Prepared by Ken Meltzer
Piano Concerto No. 5 in E-flat Major, Opus 73 (“Emperor”) (1809)
Ludwig van Beethoven was baptized in Bonn, Germany, on December 17, 1770, and died in Vienna, Austria, on March 26, 1827. The first performance of the “Emperor” Piano Concerto took place in Leipzig, Germany, on November 28, 1811, with Friedrich Schneider as soloist, and Johann Philipp Christian Schulz conducting.
Approximate performance time is thirty-eight minutes.
Perhaps the “Emperor” Piano Concerto is the work that most eloquently testifies to Ludwig van Beethoven’s ability to overcome seemingly insurmountable obstacles through the sheer force of will and genius. Beethoven, a fiery virtuoso, had previously stunned Vienna with brilliant performances of his keyboard compositions, including four Concertos for Piano and Orchestra. By the time Beethoven began work on his E-flat Concerto in 1808, however, increasing deafness had made public appearances all but impossible. The “Emperor” is, in fact, the only Beethoven Piano Concerto not premiered by the composer himself.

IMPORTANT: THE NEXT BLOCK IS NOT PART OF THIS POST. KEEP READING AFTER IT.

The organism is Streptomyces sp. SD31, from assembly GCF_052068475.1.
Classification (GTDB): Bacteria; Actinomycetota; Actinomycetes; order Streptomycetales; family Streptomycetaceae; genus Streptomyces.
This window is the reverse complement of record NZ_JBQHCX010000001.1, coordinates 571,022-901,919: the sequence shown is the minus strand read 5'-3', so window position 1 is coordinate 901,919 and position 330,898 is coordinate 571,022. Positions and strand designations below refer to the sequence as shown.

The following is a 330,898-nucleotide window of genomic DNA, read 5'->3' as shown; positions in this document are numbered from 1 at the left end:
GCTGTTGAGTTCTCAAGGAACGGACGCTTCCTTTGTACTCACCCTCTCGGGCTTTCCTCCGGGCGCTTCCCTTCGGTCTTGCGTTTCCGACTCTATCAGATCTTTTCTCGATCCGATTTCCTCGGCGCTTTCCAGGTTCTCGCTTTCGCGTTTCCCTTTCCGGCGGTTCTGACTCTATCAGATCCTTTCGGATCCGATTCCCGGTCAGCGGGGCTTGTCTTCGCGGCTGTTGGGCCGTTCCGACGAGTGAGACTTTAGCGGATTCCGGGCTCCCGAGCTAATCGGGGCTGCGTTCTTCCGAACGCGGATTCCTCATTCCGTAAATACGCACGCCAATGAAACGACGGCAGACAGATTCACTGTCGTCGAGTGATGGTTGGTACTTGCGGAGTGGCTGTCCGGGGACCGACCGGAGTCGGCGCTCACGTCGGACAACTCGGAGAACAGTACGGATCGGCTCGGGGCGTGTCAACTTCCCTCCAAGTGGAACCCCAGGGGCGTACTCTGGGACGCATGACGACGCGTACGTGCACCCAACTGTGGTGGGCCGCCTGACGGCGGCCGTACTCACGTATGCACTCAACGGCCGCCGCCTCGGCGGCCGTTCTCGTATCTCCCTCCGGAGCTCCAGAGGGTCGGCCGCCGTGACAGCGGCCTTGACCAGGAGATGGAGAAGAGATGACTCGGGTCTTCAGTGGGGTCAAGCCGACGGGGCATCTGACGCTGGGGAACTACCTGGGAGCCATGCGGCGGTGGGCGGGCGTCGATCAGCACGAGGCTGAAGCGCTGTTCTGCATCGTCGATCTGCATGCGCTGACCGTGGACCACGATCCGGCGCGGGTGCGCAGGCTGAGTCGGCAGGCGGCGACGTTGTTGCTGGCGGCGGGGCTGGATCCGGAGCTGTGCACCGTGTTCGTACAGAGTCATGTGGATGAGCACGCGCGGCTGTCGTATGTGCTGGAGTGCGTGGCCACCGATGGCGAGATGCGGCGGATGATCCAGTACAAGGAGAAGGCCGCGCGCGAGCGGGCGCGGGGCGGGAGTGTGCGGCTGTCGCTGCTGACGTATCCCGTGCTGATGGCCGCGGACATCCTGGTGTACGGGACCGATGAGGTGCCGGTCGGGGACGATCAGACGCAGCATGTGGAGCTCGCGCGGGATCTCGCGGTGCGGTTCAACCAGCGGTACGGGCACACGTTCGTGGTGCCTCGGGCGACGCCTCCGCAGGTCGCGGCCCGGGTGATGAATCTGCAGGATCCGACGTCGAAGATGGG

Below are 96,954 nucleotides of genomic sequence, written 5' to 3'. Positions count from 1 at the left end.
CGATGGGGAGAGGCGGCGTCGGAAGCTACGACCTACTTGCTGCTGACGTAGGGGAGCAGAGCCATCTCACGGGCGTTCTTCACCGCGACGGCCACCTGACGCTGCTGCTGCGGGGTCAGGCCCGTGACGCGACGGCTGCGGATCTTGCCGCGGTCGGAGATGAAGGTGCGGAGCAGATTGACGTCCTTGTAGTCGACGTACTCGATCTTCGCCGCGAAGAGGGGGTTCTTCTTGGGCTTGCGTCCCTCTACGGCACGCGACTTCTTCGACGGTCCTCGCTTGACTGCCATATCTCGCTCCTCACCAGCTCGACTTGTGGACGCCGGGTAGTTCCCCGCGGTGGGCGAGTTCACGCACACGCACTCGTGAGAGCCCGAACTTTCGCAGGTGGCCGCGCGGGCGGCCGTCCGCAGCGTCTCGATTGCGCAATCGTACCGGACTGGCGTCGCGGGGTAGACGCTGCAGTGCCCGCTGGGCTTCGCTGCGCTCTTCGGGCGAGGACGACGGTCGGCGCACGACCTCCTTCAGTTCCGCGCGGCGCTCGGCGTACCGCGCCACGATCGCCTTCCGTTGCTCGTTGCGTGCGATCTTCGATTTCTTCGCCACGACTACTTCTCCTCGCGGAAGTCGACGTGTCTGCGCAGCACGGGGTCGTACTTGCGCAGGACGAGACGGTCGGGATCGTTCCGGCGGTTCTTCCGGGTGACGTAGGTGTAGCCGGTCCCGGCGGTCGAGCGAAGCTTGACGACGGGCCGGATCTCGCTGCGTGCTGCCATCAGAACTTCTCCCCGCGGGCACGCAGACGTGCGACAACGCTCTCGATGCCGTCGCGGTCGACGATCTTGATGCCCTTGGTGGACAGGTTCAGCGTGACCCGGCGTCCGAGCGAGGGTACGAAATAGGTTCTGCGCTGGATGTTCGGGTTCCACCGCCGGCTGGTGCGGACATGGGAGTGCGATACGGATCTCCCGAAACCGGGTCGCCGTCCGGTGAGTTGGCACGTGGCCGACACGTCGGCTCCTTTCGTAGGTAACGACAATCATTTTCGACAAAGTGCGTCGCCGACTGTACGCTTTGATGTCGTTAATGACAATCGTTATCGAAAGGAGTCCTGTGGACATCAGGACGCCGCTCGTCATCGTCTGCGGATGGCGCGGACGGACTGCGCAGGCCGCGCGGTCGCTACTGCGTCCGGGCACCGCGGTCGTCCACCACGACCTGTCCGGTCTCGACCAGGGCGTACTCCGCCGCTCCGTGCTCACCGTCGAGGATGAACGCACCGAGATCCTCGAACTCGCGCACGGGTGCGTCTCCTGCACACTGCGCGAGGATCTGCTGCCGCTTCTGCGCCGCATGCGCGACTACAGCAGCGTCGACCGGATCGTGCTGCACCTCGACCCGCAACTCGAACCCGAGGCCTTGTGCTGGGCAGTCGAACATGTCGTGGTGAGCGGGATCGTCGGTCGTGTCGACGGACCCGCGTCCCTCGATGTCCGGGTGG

Beethoven completed his Fifth Piano Concerto in 1809, the year Napoleon invaded Vienna. In May, Napoleon’s forces bombarded the city. Beethoven’s lodgings stood directly in the line of fire, and so he took refuge in a basement of another home. During the massive shelling, Beethoven tried to protect the last remnants of his hearing by covering his ears with pillows.
The succeeding French occupation brought physical and economic chaos. On July 26, 1809, Beethoven wrote to his publisher: “Normally I should now be having a change of scene and air—The levies are beginning this very day—What a destructive, disorderly life I see and hear around me, nothing but drums, cannons and human misery in every form....”
Through all of this turmoil and despair, Beethoven never lost his fierce sense of independence and rebellious spirit. Once, during the occupation, a friend spied Beethoven in a café. There the composer stood behind a French officer, shaking his fist and proclaiming: “If I were a general and knew as much about strategy as I do counterpoint, I’d give you fellows something to think about.” And there is an undeniable pride and heroism in the E-flat Concerto, music that refuses to capitulate to the misery Beethoven suffered during its composition.